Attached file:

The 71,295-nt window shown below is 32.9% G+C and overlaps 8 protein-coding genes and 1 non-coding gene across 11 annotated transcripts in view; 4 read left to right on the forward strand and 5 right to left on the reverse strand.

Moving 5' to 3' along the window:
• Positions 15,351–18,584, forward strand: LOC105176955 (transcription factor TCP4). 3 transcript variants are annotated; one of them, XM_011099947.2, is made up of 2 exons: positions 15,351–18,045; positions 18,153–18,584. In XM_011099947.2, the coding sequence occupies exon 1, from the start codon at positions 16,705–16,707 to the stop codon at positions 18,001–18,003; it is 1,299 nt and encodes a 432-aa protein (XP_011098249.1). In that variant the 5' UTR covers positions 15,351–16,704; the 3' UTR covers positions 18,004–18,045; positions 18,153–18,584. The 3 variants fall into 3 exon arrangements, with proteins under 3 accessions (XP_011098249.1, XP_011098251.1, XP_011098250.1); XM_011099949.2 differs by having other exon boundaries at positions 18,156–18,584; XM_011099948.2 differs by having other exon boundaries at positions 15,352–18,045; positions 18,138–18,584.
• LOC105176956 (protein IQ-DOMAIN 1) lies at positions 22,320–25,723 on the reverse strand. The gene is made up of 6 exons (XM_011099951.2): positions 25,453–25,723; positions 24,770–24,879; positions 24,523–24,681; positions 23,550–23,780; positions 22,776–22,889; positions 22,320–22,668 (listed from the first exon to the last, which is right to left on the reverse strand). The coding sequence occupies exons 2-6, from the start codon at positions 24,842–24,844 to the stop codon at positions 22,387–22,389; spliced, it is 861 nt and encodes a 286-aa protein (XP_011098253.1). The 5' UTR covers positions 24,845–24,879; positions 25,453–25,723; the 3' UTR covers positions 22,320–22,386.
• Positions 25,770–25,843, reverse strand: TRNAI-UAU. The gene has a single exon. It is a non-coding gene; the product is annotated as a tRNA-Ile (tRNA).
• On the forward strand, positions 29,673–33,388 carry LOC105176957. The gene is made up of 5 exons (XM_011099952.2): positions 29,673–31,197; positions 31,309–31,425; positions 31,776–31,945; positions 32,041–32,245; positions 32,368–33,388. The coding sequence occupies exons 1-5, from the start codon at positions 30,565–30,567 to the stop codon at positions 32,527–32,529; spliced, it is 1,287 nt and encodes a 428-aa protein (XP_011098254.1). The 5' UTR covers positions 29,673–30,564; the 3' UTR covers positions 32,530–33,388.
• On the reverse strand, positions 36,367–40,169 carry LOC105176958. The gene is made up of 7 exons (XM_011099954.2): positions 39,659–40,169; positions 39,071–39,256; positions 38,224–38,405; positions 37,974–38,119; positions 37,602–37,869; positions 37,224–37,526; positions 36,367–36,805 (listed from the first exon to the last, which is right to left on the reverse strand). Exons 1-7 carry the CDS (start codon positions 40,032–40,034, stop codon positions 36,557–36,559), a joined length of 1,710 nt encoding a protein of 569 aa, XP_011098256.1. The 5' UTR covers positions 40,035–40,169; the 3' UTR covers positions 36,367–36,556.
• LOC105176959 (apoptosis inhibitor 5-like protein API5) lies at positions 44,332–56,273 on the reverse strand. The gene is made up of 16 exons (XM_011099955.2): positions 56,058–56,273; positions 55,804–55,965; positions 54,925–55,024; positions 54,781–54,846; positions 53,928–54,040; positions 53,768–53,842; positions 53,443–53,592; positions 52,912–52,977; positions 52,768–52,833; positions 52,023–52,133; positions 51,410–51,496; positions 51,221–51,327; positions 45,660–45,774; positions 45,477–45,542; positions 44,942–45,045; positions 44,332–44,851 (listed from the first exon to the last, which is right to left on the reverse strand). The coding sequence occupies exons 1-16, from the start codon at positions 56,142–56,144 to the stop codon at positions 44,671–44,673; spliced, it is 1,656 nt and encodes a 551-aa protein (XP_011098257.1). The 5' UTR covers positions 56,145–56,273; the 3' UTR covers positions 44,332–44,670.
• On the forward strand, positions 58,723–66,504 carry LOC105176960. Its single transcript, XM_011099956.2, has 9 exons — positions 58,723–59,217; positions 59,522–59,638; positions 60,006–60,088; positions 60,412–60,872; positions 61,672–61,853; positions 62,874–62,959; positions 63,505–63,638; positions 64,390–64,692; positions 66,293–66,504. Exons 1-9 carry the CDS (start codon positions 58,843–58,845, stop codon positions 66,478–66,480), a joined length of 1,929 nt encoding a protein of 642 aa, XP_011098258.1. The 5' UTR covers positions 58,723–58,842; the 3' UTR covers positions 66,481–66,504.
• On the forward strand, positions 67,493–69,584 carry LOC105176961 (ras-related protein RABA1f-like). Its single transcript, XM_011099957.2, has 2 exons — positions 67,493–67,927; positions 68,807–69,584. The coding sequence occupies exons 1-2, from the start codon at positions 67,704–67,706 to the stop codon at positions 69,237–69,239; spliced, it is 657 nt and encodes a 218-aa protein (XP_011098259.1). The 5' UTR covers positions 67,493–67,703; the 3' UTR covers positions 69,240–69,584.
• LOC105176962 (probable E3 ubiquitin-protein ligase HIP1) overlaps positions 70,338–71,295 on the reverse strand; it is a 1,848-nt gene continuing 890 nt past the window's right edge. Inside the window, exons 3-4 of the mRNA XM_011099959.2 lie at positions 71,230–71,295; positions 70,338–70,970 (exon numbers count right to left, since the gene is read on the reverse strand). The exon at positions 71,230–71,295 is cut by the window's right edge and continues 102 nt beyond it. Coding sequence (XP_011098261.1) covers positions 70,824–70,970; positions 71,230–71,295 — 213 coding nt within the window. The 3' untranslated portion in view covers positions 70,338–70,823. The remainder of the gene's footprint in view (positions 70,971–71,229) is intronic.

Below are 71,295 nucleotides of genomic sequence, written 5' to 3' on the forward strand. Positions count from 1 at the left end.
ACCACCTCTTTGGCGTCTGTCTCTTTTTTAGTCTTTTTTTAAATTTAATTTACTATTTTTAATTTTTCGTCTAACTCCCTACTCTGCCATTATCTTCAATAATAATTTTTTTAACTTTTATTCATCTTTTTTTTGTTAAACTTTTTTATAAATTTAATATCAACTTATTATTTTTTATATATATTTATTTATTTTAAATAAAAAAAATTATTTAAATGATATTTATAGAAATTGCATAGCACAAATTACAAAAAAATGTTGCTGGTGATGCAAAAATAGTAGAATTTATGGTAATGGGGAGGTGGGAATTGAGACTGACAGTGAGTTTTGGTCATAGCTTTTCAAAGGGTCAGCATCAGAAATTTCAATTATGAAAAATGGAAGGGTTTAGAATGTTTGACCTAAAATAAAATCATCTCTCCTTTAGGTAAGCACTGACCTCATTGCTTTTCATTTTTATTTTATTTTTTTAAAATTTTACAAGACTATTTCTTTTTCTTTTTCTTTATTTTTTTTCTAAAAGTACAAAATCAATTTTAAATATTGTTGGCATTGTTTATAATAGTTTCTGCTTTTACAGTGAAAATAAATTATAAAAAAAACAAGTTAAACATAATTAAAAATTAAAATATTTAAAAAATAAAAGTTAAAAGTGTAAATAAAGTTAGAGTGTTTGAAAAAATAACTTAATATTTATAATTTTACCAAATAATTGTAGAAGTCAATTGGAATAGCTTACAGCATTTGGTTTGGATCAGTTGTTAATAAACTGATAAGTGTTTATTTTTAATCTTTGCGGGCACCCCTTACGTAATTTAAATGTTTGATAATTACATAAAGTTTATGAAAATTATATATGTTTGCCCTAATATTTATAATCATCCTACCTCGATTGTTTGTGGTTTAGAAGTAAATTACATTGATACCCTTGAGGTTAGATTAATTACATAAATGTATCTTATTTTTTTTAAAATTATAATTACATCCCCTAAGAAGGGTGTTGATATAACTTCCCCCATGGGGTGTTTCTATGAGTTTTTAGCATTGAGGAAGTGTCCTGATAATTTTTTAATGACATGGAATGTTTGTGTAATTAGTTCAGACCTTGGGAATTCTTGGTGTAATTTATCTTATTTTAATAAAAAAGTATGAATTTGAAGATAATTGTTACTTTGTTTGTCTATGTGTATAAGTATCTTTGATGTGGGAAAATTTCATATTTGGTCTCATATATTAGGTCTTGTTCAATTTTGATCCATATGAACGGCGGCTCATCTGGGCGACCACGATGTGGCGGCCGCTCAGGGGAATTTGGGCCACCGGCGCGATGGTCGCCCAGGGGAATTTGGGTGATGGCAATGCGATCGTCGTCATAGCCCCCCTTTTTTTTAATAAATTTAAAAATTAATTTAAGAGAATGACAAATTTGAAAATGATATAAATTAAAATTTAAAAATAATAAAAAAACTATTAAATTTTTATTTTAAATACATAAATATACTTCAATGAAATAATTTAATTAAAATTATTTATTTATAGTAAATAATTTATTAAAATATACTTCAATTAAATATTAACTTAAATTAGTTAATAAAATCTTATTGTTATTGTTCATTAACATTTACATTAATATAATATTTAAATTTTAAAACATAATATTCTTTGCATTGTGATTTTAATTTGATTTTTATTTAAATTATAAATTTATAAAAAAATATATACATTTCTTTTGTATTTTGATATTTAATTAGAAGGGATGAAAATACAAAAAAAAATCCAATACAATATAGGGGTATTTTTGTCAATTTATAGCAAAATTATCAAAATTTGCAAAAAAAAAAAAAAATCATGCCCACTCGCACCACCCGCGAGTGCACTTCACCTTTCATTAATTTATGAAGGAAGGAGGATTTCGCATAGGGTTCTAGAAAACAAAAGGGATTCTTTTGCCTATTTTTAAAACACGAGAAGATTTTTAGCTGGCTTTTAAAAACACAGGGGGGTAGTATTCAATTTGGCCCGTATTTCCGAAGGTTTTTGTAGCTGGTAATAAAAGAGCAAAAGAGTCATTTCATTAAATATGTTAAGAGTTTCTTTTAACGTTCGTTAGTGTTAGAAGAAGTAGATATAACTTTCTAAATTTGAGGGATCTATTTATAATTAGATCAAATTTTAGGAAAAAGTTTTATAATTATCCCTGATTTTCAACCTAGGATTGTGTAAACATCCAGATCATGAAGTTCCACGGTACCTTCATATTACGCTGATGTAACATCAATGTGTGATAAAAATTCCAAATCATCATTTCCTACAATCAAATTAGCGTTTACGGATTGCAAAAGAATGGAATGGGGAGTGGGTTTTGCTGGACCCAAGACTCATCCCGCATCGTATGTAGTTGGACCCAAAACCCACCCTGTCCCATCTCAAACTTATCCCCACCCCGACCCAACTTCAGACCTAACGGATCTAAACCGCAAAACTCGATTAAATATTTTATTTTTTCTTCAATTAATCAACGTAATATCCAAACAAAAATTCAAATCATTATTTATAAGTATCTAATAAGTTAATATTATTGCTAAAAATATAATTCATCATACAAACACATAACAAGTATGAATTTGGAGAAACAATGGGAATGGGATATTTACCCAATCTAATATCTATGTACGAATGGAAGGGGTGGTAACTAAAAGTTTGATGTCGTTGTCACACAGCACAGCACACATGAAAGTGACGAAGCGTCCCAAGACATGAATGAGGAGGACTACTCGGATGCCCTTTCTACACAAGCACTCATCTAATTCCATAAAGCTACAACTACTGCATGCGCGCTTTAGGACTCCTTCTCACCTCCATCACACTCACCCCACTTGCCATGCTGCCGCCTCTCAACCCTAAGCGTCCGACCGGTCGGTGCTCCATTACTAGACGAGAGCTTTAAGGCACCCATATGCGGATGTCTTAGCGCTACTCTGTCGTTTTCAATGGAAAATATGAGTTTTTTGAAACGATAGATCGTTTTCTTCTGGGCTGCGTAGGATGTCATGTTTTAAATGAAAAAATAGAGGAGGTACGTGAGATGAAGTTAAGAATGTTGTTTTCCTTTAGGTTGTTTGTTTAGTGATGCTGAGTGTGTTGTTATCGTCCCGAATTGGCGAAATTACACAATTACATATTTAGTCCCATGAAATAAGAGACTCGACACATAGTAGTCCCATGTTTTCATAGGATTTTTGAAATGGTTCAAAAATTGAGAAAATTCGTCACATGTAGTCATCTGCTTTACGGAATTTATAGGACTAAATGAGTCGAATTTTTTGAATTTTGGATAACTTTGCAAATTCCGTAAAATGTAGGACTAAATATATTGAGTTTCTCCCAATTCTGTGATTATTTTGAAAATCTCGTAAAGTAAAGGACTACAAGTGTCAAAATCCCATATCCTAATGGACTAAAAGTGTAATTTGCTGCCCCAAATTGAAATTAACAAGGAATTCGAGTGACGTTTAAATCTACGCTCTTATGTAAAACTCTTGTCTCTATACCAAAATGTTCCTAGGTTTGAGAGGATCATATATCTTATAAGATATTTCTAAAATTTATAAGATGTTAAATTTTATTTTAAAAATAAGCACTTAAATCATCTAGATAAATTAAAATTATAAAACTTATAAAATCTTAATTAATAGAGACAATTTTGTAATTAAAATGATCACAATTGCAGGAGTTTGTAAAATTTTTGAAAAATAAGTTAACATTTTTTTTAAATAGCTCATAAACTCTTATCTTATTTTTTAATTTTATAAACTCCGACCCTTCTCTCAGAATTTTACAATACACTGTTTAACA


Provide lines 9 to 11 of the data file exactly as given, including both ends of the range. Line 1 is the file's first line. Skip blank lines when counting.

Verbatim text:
• On the forward strand, positions 58,723–66,504 carry LOC105176960. Its single transcript, XM_011099956.2, has 9 exons — positions 58,723–59,217; positions 59,522–59,638; positions 60,006–60,088; positions 60,412–60,872; positions 61,672–61,853; positions 62,874–62,959; positions 63,505–63,638; positions 64,390–64,692; positions 66,293–66,504. Exons 1-9 carry the CDS (start codon positions 58,843–58,845, stop codon positions 66,478–66,480), a joined length of 1,929 nt encoding a protein of 642 aa, XP_011098258.1. The 5' UTR covers positions 58,723–58,842; the 3' UTR covers positions 66,481–66,504.
• On the forward strand, positions 67,493–69,584 carry LOC105176961 (ras-related protein RABA1f-like). Its single transcript, XM_011099957.2, has 2 exons — positions 67,493–67,927; positions 68,807–69,584. The coding sequence occupies exons 1-2, from the start codon at positions 67,704–67,706 to the stop codon at positions 69,237–69,239; spliced, it is 657 nt and encodes a 218-aa protein (XP_011098259.1). The 5' UTR covers positions 67,493–67,703; the 3' UTR covers positions 69,240–69,584.
• LOC105176962 (probable E3 ubiquitin-protein ligase HIP1) overlaps positions 70,338–71,295 on the reverse strand; it is a 1,848-nt gene continuing 890 nt past the window's right edge. Inside the window, exons 3-4 of the mRNA XM_011099959.2 lie at positions 71,230–71,295; positions 70,338–70,970 (exon numbers count right to left, since the gene is read on the reverse strand). The exon at positions 71,230–71,295 is cut by the window's right edge and continues 102 nt beyond it. Coding sequence (XP_011098261.1) covers positions 70,824–70,970; positions 71,230–71,295 — 213 coding nt within the window. The 3' untranslated portion in view covers positions 70,338–70,823. The remainder of the gene's footprint in view (positions 70,971–71,229) is intronic.